Talks of a tie-up between Honeywell (HON) and United Technologies (UTX) are all but dead, but shareholders appear not quite ready to accept defeat.
UTX investors got a major boost last week when the he Farmington, Conn.-based manufacturer's shares clocked up more than 5% off news that rival Honeywell has been knocking with a takeover bid. Meanwhile, the broader S&P traded flat on the week.
Honeywell launched glamorous portrayals of what could have been -- most recently released in a Friday presentation on its corporate website. But UTX was quick to counter with its own SEC filing Friday -- in short, saying the deal is just not working out, and that Honeywell's projected $3.5 billion in cost savings are unrealistic.
Friday's filing "provided extensive detail behind UTX's assessment that the acquisition would likely encounter significant regulatory and customer objections that would make the transaction unfeasible," William Blair analysts said in a Monday report. "We would expect some of the recent gains in UTX's share price since the potential acquisition was disclosed early last week to likely reverse following release of UTX's detailed list of concerns surrounding the merger."
Real Money's Jim Cramer, however, has said the proposed deal may highlight that the industrial market is well poised for M&A players.
"The industrials, those big, fat, ugly ducklings that have gone unloved for ages, suddenly are looking mighty good," he said in a report last week. "The acquisition highlighted something that's been lost entirely in this bifurcated market, where Kimberly-Clark (KMB), Procter & Gamble (PG) and Clorox (CLX) trade at immense levels to their earnings while many of the industrials wallow around in purgatory because of fears over China."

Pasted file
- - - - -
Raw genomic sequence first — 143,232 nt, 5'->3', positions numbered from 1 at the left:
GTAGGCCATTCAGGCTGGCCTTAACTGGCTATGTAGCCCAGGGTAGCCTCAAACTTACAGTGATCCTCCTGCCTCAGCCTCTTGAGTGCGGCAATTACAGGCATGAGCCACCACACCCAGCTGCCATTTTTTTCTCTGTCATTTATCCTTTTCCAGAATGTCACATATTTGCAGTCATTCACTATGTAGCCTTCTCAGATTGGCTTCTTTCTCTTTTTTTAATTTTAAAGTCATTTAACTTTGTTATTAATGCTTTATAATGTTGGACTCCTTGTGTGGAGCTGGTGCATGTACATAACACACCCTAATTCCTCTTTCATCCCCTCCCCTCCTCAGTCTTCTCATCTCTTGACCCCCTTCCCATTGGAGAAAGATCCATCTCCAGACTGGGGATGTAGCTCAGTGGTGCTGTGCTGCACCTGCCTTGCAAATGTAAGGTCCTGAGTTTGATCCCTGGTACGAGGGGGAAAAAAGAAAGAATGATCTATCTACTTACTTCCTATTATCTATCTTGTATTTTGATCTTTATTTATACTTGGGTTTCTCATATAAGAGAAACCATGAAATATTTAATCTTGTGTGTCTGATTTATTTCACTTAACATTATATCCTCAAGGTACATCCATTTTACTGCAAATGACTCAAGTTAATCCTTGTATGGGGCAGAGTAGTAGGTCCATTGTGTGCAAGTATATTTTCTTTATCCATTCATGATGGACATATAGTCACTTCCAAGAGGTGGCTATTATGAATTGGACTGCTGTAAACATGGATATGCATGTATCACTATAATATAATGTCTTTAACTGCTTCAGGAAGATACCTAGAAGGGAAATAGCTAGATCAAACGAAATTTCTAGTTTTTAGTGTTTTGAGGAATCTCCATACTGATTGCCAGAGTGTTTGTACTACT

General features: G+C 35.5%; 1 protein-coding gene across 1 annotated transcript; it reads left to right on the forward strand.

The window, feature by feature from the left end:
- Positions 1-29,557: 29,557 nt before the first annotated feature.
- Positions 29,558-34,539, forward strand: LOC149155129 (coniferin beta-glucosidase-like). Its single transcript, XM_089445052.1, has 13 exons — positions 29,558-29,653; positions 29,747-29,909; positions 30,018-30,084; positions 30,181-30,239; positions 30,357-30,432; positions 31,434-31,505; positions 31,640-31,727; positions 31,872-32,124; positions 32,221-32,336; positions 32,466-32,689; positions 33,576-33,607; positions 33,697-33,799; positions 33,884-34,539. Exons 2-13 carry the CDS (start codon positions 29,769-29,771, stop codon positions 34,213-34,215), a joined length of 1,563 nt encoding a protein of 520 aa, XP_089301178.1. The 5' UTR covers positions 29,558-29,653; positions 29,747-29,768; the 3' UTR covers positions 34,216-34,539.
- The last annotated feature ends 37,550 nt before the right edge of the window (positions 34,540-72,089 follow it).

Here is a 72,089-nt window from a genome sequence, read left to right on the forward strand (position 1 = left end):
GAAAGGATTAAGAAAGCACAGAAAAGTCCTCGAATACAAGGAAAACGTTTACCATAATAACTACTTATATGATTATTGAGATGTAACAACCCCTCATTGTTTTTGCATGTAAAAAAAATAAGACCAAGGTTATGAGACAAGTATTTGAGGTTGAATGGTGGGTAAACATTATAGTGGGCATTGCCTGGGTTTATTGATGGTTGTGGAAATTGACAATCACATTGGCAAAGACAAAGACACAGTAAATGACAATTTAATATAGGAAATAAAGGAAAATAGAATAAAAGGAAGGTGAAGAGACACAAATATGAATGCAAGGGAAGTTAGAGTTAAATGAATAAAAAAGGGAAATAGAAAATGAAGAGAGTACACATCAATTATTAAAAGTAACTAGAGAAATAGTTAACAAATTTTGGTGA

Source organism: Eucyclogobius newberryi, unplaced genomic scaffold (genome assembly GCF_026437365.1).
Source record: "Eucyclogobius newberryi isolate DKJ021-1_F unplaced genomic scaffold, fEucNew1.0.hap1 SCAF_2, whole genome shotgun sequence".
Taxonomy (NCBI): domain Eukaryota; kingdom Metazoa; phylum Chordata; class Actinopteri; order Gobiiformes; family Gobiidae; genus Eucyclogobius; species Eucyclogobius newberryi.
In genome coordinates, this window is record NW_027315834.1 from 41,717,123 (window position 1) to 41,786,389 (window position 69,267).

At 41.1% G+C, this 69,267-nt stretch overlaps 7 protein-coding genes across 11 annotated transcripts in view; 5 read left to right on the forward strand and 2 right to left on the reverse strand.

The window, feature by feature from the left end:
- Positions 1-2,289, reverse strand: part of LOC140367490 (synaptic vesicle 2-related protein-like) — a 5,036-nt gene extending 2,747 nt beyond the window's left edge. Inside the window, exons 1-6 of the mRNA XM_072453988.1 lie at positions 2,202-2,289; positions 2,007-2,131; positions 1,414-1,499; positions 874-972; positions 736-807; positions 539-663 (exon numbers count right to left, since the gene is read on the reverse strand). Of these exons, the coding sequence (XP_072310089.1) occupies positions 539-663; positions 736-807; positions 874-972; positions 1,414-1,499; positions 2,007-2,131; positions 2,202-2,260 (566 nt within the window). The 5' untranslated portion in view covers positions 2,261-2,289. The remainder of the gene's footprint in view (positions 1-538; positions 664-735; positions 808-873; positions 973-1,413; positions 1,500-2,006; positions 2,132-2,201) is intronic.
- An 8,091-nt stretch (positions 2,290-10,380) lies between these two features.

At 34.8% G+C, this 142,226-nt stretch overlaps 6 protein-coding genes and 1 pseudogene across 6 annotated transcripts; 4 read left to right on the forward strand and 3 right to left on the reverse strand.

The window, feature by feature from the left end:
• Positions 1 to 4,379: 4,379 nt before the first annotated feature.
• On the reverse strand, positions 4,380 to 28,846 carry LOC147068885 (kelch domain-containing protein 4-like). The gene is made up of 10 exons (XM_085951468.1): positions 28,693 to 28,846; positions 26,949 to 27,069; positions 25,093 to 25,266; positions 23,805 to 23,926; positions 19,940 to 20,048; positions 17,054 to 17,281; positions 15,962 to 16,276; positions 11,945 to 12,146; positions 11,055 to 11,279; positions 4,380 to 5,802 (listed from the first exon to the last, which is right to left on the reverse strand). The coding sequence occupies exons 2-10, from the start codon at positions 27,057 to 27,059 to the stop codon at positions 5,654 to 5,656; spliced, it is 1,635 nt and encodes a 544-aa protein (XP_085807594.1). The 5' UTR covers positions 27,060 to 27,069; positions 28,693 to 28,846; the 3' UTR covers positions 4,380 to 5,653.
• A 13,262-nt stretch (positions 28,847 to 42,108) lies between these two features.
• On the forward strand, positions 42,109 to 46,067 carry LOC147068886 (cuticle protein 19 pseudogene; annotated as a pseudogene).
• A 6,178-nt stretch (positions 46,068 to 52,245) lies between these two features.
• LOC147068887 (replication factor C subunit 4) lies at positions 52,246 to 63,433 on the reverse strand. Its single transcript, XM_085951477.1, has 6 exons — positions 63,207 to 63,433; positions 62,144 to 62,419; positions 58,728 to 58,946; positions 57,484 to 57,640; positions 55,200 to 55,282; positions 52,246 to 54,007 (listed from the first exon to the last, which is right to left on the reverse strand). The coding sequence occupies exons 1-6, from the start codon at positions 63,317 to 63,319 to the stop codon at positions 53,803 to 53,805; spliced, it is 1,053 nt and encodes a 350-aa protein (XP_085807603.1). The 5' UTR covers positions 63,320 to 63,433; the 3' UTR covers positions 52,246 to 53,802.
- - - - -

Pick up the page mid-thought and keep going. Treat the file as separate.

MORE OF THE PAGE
Such a takeover would have resulted in purchase at $108 per share for UTX shareholders, based on Honeywell's estimates, a major premium over the stock's trading levels early last week of about $92.
Even though this particular deal may never cross the finish line -- just as GE's bid for Honeywell never managed to pass antitrust roadblocks in 2001 -- investors don't seem to mind. UTX shares are down just over 1% since midday trading Friday.
"We believe UTX's filings late last Friday underscore our belief about the likely diminishing returns from ever-larger mergers whose primary means of value creation is cost reductions," William Blair analysts said. "With rising complexity, customer and governmental regulatory concerns, and likely much longer 'hang time' to secure approval (which could extend to 18-24 months), we increasingly sense that cost-reduction-driven mergers now face diminished ability to create shareholder value."
Overall, UTX will likely post double-digit growth numbers this year, according to Wells Fargo (WFC), largely off favorable trends in aerospace and expectations that UTX will effectively pare down costs, even without the help of a major combination.
"We think UTX essentially has six options," Wells Fargo analysts said in a Monday report. "It can 1) just say no to a merger; 2) hold out for a higher price; 3) effect a different transaction such as a swap of businesses ¿ i.e., combine HON/UTX to create two companies, an aerospace supplier and a building/industrial company; 4) find another merger partner; 5) look to create value near term through a leveraged recap or split of the company; or 6) do something rash and make a sizable acquisition of companies."